• Keith

    Metsilverman,
    Presumably a Pitcher who gets guys out in the majors will have good numbers. So I’m not even sure what your comment means. In Gee’s case, the numbers have been predictive of future performance.

  • Ken K. in NJ

    (dare I say it)

    Dare all you want, I’ve been thinking the same thing for at least the past month. And we’re only 1/2 a season into the no-Reyes/Development of Tejada era. Just think about how good that non-signing will look two or three years from now.

    • Jacobs27

      It’s a testament to Tejada’s fielding that when he does have his occasional hiccups they seem out of the ordinary now. Who knows, he may even be rubbing off on Murph, who’s looked better lately. Tejada doesn’t have the same cannon that that Reyes had a short, but he doesn’t seem to need it. Given how young he is, and how much he seems to be continually improving, he could end up being a real defensive whiz down the road.

      Offensively, it’s hard to compare him with Jose, they have such different strengths. But if he keeps putting together quality at-bats like this, day in and day out, in pressure situations, even if his power never develops, he’s a vital presence in the line up. Maybe not quite exciting in the way Reyes was, but reassuring in a way so few of the Mets not named David Wright are. And that’s saying something for such a young hitter.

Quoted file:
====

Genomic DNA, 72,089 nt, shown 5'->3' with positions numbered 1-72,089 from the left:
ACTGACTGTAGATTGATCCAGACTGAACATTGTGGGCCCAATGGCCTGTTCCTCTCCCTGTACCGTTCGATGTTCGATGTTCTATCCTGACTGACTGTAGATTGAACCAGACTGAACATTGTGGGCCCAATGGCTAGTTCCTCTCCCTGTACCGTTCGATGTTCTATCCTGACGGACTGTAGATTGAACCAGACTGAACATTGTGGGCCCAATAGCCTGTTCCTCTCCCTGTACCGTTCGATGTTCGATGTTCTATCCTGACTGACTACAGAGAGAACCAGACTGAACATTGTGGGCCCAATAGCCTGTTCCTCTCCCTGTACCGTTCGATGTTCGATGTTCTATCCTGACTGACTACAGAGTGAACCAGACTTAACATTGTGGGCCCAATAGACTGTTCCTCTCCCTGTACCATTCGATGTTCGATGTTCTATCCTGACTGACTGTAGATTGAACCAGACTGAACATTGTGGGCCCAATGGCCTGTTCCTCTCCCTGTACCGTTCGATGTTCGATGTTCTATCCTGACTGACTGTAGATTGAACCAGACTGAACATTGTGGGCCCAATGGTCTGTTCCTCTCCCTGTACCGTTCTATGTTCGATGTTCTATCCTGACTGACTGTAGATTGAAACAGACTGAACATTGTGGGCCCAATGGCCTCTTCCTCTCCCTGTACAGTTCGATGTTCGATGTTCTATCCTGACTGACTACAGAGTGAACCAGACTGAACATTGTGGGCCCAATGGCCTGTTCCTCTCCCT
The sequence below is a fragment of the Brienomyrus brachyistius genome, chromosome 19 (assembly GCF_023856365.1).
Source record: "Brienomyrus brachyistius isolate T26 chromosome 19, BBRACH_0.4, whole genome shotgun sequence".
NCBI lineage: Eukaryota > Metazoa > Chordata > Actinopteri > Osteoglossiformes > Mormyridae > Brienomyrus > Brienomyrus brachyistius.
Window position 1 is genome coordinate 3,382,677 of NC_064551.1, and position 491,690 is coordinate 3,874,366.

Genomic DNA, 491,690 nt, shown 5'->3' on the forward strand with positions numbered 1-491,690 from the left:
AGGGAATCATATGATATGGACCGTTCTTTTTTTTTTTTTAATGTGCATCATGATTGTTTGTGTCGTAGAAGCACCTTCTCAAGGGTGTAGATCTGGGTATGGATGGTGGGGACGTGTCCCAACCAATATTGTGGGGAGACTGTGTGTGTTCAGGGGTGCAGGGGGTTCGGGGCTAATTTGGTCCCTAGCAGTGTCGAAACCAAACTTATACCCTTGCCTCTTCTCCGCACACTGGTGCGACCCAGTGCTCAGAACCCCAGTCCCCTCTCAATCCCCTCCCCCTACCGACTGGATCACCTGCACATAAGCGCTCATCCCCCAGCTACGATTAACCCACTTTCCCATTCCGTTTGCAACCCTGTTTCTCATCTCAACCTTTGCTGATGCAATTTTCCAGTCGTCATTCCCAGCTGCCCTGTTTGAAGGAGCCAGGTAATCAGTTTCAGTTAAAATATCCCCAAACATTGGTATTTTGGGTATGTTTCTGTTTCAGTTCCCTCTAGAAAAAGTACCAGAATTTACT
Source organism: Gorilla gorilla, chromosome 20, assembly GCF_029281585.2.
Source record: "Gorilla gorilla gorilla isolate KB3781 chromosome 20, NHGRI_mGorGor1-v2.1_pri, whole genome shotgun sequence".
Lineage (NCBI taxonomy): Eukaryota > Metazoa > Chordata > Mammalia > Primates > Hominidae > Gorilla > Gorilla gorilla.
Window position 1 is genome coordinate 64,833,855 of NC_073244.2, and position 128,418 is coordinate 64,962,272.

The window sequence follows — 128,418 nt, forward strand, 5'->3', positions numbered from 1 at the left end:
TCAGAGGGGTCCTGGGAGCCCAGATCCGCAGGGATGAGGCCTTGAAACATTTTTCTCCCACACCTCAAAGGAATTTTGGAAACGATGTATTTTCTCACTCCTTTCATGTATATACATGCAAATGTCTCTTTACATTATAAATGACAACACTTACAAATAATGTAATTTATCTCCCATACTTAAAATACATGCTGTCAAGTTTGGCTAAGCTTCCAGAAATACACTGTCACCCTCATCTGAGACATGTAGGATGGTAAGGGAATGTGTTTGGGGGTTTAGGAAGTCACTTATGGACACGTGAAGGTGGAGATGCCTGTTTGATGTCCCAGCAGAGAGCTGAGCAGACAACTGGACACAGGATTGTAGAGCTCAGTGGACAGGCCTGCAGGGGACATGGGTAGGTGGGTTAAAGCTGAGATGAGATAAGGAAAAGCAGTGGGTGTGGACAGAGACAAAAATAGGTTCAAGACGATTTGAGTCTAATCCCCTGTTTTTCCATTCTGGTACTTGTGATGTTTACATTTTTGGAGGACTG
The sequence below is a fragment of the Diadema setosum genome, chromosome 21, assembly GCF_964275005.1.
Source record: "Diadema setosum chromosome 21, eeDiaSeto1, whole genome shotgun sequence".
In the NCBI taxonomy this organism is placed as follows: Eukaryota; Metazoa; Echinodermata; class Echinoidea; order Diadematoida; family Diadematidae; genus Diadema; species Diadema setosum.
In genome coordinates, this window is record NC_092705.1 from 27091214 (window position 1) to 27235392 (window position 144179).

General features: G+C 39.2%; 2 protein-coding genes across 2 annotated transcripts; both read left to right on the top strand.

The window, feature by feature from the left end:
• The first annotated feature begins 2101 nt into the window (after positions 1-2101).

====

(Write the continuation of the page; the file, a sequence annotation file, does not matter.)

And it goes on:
• Tejada’s catch DID cause me to leap off my cousin’s couch in Long Beach. It also made my 19-year-old niece squeal, seeing as “Te-Hottie” is her current heartthrob.

  • sturock

    Agree fully on Tejada. Letting Reyes walk may turn out to be a turning point of sorts as Ruben’s hitting style seems to fit in more with the work-the-count bent of the 2012 team. He’s also one of the few good gloves we throw out there and has a “baseball IQ” beyond his years.

    By the way, all those qualities could be attributed to Alfonzo as well. I wonder, though, about Fonzie’s power burst and whether it was PED-aided, you know, the time being late 90’s-early 00’s and all. We may never see that kind of pop from Tejada, but as long as that OBP stays high, that’s not a problem.

  • Will in Central NJ

    It’s heartening to see contributions from up and down the roster. All orange and blue hands on deck!